The Virus and Entomology
Zika virus is a positive sense, single-stranded ribonucleic acid (RNA) virus of the Flaviviridae family. It is an arbovirus transmitted to humans via the bite of an infected mosquito of the Aedes genus, primarily Aedes aegypti [ 21 ]. Aedes polynesiensis , Aedes albopictus , Aedes africanus , and Aedes hensilli have also been considered as vectors for ZIKV [ 21–23 ]. Aedes aegypti and A albopictus , found throughout much of the Americas, also transmit chikungunya and dengue viruses that have similar clinical presentations. The ZIKV genome contains 10 794 nucleotides encoding 3419 amino acids [ 24 ]. Through genome studies, ZIKV is closest in relation to the Spondweni virus, another flavivirus that is a mosquito-borne pathogen [ 25–27 ].
With the spread of ZIKV initially throughout Africa and SE Asia, genomics of the virus showed separate African and Asian lineages. Genomic testing of ZIKV causing the outbreak on Yap Island in Micronesia found it to be related to the Asian rather than the African lineage [ 28 , 29 ]. The FP strain seems to be related most closely to the SE Asian strains rather than from the Yap Island outbreak, suggesting introduction into FP independent of the Yap island outbreak. The genome of the ZIKV causing the Brazilian epidemic is closest to that of ZIKV from FP, which suggests the continued eastward spread of the Asian lineage [ 17 ].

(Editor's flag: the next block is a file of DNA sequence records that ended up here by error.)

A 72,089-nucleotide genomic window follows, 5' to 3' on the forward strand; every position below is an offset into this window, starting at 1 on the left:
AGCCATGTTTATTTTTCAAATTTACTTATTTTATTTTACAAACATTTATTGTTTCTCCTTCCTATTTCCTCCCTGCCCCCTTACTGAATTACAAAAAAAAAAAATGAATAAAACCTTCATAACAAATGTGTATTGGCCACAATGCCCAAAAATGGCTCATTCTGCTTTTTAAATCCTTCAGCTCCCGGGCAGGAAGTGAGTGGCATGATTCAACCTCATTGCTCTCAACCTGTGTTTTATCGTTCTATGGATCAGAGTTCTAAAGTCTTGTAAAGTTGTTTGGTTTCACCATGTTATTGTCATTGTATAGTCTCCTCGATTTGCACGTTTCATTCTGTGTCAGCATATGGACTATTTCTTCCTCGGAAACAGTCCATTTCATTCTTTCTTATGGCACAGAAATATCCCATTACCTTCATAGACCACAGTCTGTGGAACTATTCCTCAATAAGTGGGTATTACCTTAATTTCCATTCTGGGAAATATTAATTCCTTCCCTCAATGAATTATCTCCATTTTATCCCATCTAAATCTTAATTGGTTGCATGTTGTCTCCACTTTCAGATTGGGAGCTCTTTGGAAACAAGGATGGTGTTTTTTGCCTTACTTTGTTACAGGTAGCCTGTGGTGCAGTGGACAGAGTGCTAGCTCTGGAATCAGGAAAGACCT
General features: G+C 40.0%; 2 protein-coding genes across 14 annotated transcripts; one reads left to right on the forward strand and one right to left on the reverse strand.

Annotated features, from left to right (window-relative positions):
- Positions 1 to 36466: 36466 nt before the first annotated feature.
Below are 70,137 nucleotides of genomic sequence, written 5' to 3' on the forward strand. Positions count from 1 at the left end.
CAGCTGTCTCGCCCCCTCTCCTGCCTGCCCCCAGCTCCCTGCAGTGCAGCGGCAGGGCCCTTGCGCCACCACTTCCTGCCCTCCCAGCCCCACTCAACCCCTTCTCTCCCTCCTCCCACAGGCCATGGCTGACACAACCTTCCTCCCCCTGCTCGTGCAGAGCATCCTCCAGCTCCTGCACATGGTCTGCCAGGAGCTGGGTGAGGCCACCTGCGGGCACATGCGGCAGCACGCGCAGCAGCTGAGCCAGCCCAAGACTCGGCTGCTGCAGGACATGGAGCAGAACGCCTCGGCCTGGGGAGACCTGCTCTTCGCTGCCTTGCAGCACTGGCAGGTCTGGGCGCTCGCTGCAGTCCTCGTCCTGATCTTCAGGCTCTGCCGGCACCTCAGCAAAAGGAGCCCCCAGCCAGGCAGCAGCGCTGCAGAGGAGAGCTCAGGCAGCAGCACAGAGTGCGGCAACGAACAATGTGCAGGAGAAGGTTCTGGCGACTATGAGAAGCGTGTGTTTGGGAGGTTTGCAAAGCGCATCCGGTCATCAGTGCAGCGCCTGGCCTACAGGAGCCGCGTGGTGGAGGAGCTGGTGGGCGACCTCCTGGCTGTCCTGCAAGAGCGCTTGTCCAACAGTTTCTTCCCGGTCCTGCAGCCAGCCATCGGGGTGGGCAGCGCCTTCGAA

The potential for ZIKV spread looms large. Mexico, Colombia, and the United States have an estimated 30.5, 23.2, and 22.7 million people, respectively, living in regions that are conducive to the spread of ZIKV by A aegypti and A albopictus [ 30 ]. Given the distribution of A aegypti mosquitos, ZIKV has huge potential to spread throughout these countries in the coming months.
Diagnostic Testing for Zika Virus Infections
Zika virus diagnosis relies mainly upon the detection of ZIKV RNA in body fluid specimens. Reverse-transcriptase polymerase chain reaction (RT-PCR) and viral isolation in blood specimens collected less than 5 days after the onset of symptoms are the reference techniques [ 31 ]. The viremic period in humans can be short, potentially from the 3rd to the 5th day after the first occurrence of symptoms. Several studies have found that ZIKV can be isolated for almost 1 week longer in the urine than compared with the serum [ 32 , 33 ]. Zika virus has also been isolated from the saliva, amniotic fluid, and semen [ 34 , 35 ]. Reverse-transcriptase PCR has also shown the presence of ZIKV in neuronal tissues [ 36 ].